Monday, June 15, 2015

DC Civil Rights Organizations Fail to Represent Education Civil Rights Agenda

I join my colleagues in their collective disappointment in these national, ostensibly civil rights, organizations for being not only on the wrong side of research, but also on the wrong side of history with respect to our high-stakes testing systems.  

Fortunately, Texas LULAC, which is the largest member within national LULAC has NEVER as a state supported this regime.  In fact, as I have covered in this blog over the years, Mexican Americans were the first to protest this system even before it got enshrined in federal policy.

For starters, it is impossible for us to overlook the findings of racial/ethnic disparity that Judge Prado himself agreed to in his findings of fact in the GI Forum Image de Tejas v. Texas Educ. Agency, supra, 87 F.Supp.2d 667 district court case. It was litigated in Texas back in 1999 by the GI Forum, an historic Mexican American civil rights organization that like LULAC, was first organized in Texas in 1947 (although LULAC was founded earlier in 1929) and that now has chapters throughout the U.S. and Puerto Rico, including Washington, D.C.

I have said it before; I'll say it again:  We are never going to test our way to equity.  As much testing as we have done, it would have happened by now, if so.

One wonders about the commitments that these organizations adhere to, commitments so strong that they structure out—if not entirely occlude—what truly is not only a widespread, legitimate national movement, but also one that began, in earnest, with Texas' civil rights organizations and protest community dating back to the pre-NCLB court case.

Particularly in these weeks leading up to the re-authorization of NCLB, we should all be in touch with our congressional representatives to offer a counter-story that in the best of worlds is strong enough to overcome the wrongheadedness in viewpoint of our presumptive leaders.

This link tells helps you find who represents you:   We can't start reaching out too soon on this matter of such great importance.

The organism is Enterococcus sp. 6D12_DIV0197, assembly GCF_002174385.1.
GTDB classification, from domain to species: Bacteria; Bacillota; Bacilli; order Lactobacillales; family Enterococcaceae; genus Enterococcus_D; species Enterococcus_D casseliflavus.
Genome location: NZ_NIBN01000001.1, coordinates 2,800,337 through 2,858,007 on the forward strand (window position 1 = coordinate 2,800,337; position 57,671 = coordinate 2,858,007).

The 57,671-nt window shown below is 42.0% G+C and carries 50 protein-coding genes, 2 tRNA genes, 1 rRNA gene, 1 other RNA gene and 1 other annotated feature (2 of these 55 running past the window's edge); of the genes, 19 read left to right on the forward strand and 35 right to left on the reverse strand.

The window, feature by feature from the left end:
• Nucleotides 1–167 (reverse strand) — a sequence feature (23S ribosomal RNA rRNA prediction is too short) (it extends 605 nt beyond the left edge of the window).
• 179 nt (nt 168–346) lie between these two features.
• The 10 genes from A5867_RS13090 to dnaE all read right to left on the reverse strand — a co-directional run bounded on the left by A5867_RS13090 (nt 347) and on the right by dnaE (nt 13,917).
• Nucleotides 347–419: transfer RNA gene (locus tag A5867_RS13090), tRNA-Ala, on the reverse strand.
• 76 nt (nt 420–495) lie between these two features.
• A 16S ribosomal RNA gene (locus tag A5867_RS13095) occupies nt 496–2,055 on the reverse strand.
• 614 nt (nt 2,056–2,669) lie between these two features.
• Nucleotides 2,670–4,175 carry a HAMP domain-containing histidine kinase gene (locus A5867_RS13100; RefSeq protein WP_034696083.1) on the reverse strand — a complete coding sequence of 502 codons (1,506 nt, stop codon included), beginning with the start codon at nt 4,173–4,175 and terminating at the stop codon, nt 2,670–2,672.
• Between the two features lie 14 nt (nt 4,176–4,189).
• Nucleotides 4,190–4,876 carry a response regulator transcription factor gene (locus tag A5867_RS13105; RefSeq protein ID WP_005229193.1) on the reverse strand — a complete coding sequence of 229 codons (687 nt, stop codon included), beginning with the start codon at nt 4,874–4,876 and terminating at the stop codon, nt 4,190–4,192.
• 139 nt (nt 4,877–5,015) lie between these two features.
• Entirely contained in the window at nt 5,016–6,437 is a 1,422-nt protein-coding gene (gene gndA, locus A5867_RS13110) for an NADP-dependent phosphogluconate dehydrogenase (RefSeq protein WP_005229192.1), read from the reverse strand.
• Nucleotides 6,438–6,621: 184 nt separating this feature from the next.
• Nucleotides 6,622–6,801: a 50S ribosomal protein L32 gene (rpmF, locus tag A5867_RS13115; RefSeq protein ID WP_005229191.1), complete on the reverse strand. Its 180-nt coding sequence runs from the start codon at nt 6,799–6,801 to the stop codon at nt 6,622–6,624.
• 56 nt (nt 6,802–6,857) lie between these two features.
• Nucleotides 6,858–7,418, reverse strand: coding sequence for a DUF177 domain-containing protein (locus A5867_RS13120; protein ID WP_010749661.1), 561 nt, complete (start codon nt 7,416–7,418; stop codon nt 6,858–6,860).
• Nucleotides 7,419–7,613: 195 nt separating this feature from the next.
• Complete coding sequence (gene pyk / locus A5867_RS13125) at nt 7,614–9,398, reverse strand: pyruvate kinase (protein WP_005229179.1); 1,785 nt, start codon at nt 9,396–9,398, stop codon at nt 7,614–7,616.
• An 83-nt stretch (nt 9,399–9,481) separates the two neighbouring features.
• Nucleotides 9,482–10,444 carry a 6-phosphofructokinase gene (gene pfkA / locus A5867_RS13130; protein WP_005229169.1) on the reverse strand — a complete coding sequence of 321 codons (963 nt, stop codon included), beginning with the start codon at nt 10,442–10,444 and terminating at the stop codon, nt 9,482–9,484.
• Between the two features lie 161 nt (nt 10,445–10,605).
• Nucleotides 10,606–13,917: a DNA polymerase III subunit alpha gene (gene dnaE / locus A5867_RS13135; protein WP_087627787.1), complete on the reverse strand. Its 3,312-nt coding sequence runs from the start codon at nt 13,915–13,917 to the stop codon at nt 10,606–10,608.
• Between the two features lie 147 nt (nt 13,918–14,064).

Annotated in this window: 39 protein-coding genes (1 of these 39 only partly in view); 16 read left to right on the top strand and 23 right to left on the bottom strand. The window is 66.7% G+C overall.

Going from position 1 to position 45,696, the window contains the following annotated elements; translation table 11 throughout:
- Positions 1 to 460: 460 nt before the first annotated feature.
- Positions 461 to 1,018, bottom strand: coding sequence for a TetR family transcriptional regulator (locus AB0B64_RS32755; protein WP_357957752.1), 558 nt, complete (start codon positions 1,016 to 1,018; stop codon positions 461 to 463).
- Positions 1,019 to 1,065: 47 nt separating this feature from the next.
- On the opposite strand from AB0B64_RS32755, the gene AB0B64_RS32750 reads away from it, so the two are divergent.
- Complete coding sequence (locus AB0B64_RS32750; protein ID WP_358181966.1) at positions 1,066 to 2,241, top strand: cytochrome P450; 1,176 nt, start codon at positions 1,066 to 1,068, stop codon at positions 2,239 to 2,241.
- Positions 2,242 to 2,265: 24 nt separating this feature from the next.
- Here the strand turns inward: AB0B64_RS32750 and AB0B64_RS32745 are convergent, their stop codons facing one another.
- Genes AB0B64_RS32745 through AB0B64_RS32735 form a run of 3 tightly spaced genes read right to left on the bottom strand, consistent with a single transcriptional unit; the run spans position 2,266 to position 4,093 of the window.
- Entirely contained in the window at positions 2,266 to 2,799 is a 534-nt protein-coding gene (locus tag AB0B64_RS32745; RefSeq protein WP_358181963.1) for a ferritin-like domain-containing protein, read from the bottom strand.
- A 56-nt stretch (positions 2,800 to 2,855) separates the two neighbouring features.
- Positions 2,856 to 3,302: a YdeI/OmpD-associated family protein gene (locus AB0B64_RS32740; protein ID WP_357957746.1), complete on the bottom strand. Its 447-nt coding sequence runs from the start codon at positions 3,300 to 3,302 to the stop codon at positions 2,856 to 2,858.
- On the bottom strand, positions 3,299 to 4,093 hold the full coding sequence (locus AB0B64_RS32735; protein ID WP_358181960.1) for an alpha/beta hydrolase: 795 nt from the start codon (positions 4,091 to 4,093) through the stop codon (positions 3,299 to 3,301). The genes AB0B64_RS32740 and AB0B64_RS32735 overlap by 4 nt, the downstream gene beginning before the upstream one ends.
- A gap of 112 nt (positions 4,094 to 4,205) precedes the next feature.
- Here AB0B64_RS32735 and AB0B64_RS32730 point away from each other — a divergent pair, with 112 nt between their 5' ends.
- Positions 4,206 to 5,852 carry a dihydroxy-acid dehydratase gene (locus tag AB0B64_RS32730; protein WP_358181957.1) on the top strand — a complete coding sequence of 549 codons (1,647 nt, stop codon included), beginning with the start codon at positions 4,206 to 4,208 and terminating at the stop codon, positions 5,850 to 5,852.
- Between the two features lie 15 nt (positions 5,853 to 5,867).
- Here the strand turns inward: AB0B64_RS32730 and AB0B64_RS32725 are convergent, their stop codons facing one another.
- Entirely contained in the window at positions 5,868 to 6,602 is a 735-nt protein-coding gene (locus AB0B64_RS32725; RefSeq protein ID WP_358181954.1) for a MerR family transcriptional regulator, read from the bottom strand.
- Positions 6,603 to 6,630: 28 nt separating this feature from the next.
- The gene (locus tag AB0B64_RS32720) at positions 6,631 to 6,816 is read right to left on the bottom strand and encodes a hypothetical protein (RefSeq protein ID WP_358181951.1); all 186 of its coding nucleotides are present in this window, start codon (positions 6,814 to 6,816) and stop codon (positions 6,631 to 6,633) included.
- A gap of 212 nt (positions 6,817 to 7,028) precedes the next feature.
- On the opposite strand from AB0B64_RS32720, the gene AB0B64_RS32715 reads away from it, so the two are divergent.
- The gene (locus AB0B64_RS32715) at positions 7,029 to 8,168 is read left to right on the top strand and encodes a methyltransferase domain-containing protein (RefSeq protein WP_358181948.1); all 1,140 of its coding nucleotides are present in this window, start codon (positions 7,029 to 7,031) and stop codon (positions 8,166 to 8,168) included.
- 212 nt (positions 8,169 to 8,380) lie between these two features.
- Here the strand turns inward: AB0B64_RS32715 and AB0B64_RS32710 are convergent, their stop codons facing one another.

By Judith Browne Dianis, John H. Jackson and Pedro Noguera

This op-ed originally appeared in The Hill on June 2, 2015.

In recent weeks, a few national civil rights organizations including the National Council of La Raza, the National Association for the Advancement of Colored People, the League of United Latin American Citizens and National Urban League have vocally opposed efforts to highlight the dangers of high stakes testing by students and parents opting out of annual assessments. Uniting under the banner of the Washington, D.C.-based Leadership Conference on Civil and Human Rights, these groups are urging parents to comply with annual testing requirements. We strongly disagree with their position.
Data from these annual assessments are not a reasonable proxy for educational opportunity, and even more, educational equity. African American and Latino students are more likely to be suspended, expelled or pushed-out of school regardless of their performance on the test; and despite some improvement in graduation rates, significant disparities remain.
Moreover, of all the topics that could be addressed as No Child Left Behind (NCLB) is considered for reauthorization, why defend a policy that has proven ineffective in advancing the educational interest of children of color and disadvantaged children generally? Schools serving poor children and children of color remain under-funded and have been labeled "failing" while little has been done at the local, state or federal level to effectively intervene and provide support. In the face of clear evidence that children of color are more likely to be subjected to over-testing and a narrowing of curriculum in the name of test preparation, it is perplexing that D.C. based civil rights groups are promoting annual tests.